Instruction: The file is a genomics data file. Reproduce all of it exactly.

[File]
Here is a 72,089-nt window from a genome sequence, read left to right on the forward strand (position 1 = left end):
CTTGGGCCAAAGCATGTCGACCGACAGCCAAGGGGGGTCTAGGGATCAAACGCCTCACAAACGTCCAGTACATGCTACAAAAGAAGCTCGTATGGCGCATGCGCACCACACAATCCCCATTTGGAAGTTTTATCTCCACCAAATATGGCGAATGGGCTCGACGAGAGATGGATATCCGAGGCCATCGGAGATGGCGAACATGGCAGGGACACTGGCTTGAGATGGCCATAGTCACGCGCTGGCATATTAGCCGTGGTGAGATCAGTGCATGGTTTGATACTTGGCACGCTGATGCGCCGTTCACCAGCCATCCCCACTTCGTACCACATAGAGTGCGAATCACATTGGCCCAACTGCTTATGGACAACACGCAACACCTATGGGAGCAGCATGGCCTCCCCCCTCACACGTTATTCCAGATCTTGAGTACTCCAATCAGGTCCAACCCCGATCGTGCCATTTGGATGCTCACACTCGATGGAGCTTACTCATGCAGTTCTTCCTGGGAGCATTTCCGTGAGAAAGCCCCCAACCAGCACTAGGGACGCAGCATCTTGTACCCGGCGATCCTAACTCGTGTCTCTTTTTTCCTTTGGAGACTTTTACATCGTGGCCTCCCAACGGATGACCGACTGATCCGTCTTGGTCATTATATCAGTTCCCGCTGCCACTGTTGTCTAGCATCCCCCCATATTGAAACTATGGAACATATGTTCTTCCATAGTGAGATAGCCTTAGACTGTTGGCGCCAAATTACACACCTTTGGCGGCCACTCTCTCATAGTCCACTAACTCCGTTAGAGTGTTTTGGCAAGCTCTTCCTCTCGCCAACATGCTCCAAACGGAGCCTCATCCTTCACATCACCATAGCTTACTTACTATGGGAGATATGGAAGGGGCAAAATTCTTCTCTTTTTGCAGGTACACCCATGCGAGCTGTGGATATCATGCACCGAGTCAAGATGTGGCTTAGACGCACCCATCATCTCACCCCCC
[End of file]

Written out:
Here is a 72,089-nt window from a genome sequence, read left to right on the forward strand (position 1 = left end):
CTTGGGCCAAAGCATGTCGACCGACAGCCAAGGGGGGTCTAGGGATCAAACGCCTCACAAACGTCCAGTACATGCTACAAAAGAAGCTCGTATGGCGCATGCGCACCACACAATCCCCATTTGGAAGTTTTATCTCCACCAAATATGGCGAATGGGCTCGACGAGAGATGGATATCCGAGGCCATCGGAGATGGCGAACATGGCAGGGACACTGGCTTGAGATGGCCATAGTCACGCGCTGGCATATTAGCCGTGGTGAGATCAGTGCATGGTTTGATACTTGGCACGCTGATGCGCCGTTCACCAGCCATCCCCACTTCGTACCACATAGAGTGCGAATCACATTGGCCCAACTGCTTATGGACAACACGCAACACCTATGGGAGCAGCATGGCCTCCCCCCTCACACGTTATTCCAGATCTTGAGTACTCCAATCAGGTCCAACCCCGATCGTGCCATTTGGATGCTCACACTCGATGGAGCTTACTCATGCAGTTCTTCCTGGGAGCATTTCCGTGAGAAAGCCCCCAACCAGCACTAGGGACGCAGCATCTTGTACCCGGCGATCCTAACTCGTGTCTCTTTTTTCCTTTGGAGACTTTTACATCGTGGCCTCCCAACGGATGACCGACTGATCCGTCTTGGTCATTATATCAGTTCCCGCTGCCACTGTTGTCTAGCATCCCCCCATATTGAAACTATGGAACATATGTTCTTCCATAGTGAGATAGCCTTAGACTGTTGGCGCCAAATTACACACCTTTGGCGGCCACTCTCTCATAGTCCACTAACTCCGTTAGAGTGTTTTGGCAAGCTCTTCCTCTCGCCAACATGCTCCAAACGGAGCCTCATCCTTCACATCACCATAGCTTACTTACTATGGGAGATATGGAAGGGGCAAAATTCTTCTCTTTTTGCAGGTACACCCATGCGAGCTGTGGATATCATGCACCGAGTCAAGATGTGGCTTAGACGCACCCATCATCTCACCCCCC